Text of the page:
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Letters to a Young Sister

In Letters To A Young Sister: DeFINE Your Destiny, Hill Harper opens up an honest dialogue with young women, offering guidance, advice, and reassurance, urging young sisters to identify, embrace, and go after their passions and dreams.

With the care and candidness of an older brother, Harper delivers straight talk and stirring encouragement about the important and sensitive issues young women face, such as self esteem, sex, money, education, and relationships with family, friends and men—offering the support and good advice needed to help young sisters reach their highest potential. Letters To A Young Sister lays out Harper's vision to young women for facing today's tough issues and becoming the architect of their own lives

Read the Introduction from Hill Harper's Letters to a Young Sister

Introduction

The first time it happened was in Atlanta, during one of my initial stops on the tour for my newly published book, Letters to a Young Brother: MANifest Your Destiny. It was standing room only, nearly 300 people, yet during the reading and discussion portion of my appearance, I kept catching the eye of the same person, a young lady in the audience. She was tall and graceful, with a stare that both questioned and captivated. I was expecting her to ask a question during the Q&A time, but she didn't. She remained silent and waited till the time came to form a line for those who wished to have me sign their books. It was a long line, but she stood, and waited patiently, for her turn.

"LaTonya," she announced as I flipped open her book to find the page on which I usually sign my name. I smiled and repeated it to myself: LaTonya. For some reason, I hesitated and held the pen over the page a few seconds longer, and looked up at LaTonya. I suppose I was waiting for her to say something; she seemed poised to do so. But after a few seconds, when she still hadn't, I signed the book, gently closed the cover, and handed it back to her. LaTonya began to step away, then she stopped, turned to me, and said, "Can I ask you a question?" Of course she could ask me a question, but she knew that already. I had been answering all kinds of questions since I arrived at the bookstore. The uncertainty that I heard in her voice spoke of her fears about her ability to ask, rather than of her fears about my willingness to answer. She seemed to be seeking permission from herself to ask me the question. "Sure," I said. But she thought it was too late. The next person in line, a young brother, was already standing square in front of me, his arm reaching out, handing me a book to sign. I looked up at him and the dozens of people standing behind him, all waiting. "Don't leave," I told her. "I'll talk to you as soon as I'm done." LaTonya nodded her head, then walked away; and I got back to the business of signing books, meeting and greeting the rest of the young brothers and sisters who were in the line.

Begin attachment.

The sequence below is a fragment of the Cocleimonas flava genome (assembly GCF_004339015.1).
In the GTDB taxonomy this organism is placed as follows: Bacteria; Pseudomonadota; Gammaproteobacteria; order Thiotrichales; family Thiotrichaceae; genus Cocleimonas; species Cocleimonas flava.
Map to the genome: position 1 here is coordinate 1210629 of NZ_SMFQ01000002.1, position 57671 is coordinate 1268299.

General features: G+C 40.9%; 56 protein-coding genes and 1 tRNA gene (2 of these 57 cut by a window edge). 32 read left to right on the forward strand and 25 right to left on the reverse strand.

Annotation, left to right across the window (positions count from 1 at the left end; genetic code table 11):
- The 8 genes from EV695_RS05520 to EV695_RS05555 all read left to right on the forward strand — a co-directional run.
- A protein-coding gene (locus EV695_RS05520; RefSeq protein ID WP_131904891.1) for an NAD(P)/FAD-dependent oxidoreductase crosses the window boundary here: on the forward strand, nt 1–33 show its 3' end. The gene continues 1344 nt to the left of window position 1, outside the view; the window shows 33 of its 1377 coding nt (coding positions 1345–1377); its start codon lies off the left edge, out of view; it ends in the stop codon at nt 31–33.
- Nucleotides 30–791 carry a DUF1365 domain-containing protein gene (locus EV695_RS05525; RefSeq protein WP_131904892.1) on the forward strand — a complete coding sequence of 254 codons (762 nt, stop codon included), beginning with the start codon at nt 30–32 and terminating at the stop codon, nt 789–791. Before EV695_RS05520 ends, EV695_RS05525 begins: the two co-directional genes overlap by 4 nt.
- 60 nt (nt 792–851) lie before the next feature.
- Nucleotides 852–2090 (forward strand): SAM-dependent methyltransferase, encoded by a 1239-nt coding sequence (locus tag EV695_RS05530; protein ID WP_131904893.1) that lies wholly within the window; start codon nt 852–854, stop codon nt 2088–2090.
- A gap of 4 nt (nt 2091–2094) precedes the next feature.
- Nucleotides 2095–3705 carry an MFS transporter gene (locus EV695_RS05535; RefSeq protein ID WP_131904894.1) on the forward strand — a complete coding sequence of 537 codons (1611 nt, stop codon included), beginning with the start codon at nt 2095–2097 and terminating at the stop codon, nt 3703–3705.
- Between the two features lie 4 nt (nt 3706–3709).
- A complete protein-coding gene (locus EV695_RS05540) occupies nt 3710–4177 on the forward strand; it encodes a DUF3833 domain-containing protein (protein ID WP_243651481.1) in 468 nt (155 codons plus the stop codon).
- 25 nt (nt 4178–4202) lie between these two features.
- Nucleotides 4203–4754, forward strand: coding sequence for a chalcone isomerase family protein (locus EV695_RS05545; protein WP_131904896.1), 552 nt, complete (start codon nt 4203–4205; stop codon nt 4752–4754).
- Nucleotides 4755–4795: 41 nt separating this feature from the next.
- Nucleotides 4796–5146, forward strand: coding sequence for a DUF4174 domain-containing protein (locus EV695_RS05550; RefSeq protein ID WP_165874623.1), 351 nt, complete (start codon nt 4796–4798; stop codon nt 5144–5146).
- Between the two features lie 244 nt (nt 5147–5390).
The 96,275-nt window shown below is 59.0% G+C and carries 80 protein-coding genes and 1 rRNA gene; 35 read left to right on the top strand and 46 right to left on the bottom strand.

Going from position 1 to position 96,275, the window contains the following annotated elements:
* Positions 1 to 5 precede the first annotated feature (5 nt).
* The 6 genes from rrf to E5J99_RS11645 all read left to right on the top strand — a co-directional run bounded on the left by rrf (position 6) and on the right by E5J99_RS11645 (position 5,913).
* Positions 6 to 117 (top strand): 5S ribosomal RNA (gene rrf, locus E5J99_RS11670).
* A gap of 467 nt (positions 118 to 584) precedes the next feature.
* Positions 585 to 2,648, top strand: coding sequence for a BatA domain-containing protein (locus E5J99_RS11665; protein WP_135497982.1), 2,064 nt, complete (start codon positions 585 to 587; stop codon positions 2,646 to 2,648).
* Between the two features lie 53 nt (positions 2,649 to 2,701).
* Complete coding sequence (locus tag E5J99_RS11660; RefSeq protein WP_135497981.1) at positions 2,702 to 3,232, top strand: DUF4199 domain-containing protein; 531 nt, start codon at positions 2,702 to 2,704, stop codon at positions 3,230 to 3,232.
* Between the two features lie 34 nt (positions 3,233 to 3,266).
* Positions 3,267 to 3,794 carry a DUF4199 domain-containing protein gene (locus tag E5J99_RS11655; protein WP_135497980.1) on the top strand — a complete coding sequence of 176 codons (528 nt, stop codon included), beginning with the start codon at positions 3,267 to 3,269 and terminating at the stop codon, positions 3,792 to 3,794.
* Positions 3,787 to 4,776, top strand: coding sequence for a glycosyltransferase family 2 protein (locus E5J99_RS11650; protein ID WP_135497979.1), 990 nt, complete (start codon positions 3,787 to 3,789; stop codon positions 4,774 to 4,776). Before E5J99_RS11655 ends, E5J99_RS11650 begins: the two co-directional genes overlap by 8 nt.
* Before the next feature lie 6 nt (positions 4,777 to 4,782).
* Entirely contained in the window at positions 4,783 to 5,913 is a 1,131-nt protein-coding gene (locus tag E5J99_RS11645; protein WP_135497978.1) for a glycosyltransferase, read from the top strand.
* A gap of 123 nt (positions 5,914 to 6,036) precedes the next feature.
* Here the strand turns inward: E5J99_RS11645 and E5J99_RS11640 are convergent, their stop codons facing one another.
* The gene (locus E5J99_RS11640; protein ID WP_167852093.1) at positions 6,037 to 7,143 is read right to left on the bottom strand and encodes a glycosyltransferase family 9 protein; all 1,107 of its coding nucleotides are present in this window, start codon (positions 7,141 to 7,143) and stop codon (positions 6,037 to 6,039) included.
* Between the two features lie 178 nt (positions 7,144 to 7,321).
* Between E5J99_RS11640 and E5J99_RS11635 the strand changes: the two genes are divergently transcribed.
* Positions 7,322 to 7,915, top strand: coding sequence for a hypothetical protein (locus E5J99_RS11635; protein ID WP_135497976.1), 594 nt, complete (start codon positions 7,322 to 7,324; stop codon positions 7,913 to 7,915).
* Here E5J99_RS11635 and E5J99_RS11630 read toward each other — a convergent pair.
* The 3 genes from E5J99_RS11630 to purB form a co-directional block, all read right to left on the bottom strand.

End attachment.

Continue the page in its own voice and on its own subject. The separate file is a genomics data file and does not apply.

When the event was over and the last book had been bought and signed, I looked around for LaTonya. I wanted to make good on my promise, and I was also really curious about the question she wanted to ask me. But she was nowhere to be found. I didn't know whether she'd waited until she absolutely had to leave or she'd changed her mind about asking the question.

As I was gathering my belongings, the bookstore owner came over and handed me a note. "A young lady left this for you," he said. Right away, I knew that it could only be from LaTonya. Her handwriting was at an upward angle and it definitely seemed as if she had written the words in a hurry. I pictured her in the bookstore, standing at the counter, near the cash register, rushing to write the question that she had dared, despite all her apprehensions, to ask: